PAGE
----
Gwinnett Medical Center is investigating a possible data breach involving the leak of patient information online.
However, details surrounding the potential data breach, discovered by Salted Hash, are vague.
The publication was made aware of an IT incident at GMC Lawrenceville taking place on September 29, involving "several hundred patient records at the least." After the discovery was made, the threat actors behind the alleged attack "made threats," according to Salted Hash.
Located in Gwinnett County, Georgia, Gwinnett Medical Center (GMC) is a not-for-profit network of healthcare providers. The organization accounts for 553 beds, employing over 5,300 members of staff and catering to 800 affiliated physicians.
It is believed that patient records held by the group may have been leaked online three days after the incident came to light. Allegedly, the full names, dates of birth, and gender of some patients were made public on Tuesday.
TechRepublic: Why nearly 50% of organizations are failing at password security
The Federal Bureau of Investigation (FBI) appeared and offered to assist; however, it is not yet known whether the agency was called or was already aware of the apparent security breach.
A spokesperson for GMC told the publication that there was no data breach, but did say the not-for-profit is investigating an "IT incident" which occurred last week. External partners have also been called in to assist.
CNET: Facebook finds 'no evidence' hackers accessed outside apps
"GMC takes cyber security very seriously and we are committed to maintaining the integrity, availability, and confidentiality of our systems and data," the organization said. "That starts with identifying threats and conducting audits and it includes the processes, procedures, and safeguards that we have in place to protect our systems."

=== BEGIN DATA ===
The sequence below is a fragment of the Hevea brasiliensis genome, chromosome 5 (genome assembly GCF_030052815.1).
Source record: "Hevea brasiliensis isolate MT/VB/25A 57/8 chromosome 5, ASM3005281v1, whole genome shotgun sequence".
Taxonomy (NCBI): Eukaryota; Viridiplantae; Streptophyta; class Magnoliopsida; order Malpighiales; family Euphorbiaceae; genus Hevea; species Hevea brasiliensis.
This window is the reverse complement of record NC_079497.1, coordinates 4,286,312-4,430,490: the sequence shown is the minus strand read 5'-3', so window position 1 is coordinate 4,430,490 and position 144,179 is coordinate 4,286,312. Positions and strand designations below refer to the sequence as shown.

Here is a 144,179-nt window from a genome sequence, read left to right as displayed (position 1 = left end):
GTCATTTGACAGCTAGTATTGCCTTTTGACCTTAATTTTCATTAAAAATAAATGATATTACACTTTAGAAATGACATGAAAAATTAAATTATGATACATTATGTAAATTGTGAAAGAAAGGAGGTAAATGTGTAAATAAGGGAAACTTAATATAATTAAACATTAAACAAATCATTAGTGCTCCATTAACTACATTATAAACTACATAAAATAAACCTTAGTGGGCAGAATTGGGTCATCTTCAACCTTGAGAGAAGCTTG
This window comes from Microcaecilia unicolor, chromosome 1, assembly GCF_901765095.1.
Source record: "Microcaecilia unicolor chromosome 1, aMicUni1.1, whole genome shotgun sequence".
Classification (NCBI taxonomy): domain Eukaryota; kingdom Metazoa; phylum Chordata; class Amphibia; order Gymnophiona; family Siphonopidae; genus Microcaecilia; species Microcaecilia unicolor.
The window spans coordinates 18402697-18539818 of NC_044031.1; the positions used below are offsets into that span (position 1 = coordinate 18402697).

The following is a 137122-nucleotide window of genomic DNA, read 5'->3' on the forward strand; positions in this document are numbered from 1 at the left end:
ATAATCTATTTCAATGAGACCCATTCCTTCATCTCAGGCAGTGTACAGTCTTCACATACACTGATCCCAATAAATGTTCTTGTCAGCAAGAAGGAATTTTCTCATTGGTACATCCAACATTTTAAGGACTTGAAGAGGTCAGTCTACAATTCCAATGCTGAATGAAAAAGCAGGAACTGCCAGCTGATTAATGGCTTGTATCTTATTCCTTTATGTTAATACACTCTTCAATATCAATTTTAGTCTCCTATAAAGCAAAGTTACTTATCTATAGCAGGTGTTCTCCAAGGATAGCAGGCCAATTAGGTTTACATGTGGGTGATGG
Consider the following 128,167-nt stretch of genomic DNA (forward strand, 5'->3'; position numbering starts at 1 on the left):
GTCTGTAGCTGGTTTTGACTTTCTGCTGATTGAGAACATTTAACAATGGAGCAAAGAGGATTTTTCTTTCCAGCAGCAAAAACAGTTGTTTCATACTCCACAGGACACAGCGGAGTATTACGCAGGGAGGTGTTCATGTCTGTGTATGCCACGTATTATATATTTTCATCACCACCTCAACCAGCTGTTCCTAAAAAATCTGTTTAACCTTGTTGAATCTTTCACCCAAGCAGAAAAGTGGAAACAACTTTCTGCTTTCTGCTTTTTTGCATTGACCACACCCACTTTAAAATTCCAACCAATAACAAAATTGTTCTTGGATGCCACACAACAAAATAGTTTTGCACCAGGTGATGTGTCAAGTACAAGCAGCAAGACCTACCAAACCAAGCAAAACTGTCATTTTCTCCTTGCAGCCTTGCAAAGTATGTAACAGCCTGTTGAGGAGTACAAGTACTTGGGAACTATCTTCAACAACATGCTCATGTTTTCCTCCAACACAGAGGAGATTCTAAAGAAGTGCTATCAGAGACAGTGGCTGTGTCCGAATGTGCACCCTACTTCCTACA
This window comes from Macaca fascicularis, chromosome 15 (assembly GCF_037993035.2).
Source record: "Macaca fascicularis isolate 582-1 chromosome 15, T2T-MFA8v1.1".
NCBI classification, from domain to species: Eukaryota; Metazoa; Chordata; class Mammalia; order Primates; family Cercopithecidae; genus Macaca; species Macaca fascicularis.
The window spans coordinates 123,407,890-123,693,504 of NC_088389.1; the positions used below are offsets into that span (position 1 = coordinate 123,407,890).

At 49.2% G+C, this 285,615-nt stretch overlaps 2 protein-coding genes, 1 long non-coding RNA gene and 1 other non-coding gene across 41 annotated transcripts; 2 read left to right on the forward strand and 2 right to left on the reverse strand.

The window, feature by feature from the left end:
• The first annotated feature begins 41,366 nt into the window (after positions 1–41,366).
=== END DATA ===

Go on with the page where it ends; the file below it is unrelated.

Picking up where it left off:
See also: Data management firm Veeam mismanages own data, leaks millions of records
While it is not known who may be behind the alleged incident, a source told the publication that the reported attack may have been the work of a group known as Particle Matrix.
The connection was made due to an apparent attempt to shame the organization at the time of the leak, in which the attackers claimed GMC was attempting to "cover up" the incident.
In related news, a US high school leaked sensitive medical records containing student information in August. Data including physical and mental health conditions, medications required, and information relating to behavioral and learning difficulties in a security incident which has been deemed "appalling."
Update 16.17 BST: A GMC spokesperson told ZDNet:
"Gwinnett Medical Center recently discovered a security incident. At this time, we are continuing to investigate the issue [...] I can confirm that patient care activities have not been impacted.
Furthermore, we immediately engaged experts to assist us and are fully cooperating with law enforcement. GMC takes the security of personal information very seriously and we are committed to maintaining the confidentiality of patient and personal information."
Update 16.58BST: The spokesperson confirmed to ZDNet that "names, dates of birth, and gender relating to approximately 40 people were provided on Twitter. We are still investigating the issue."
The worst cyberattacks undertaken by nation-state hackers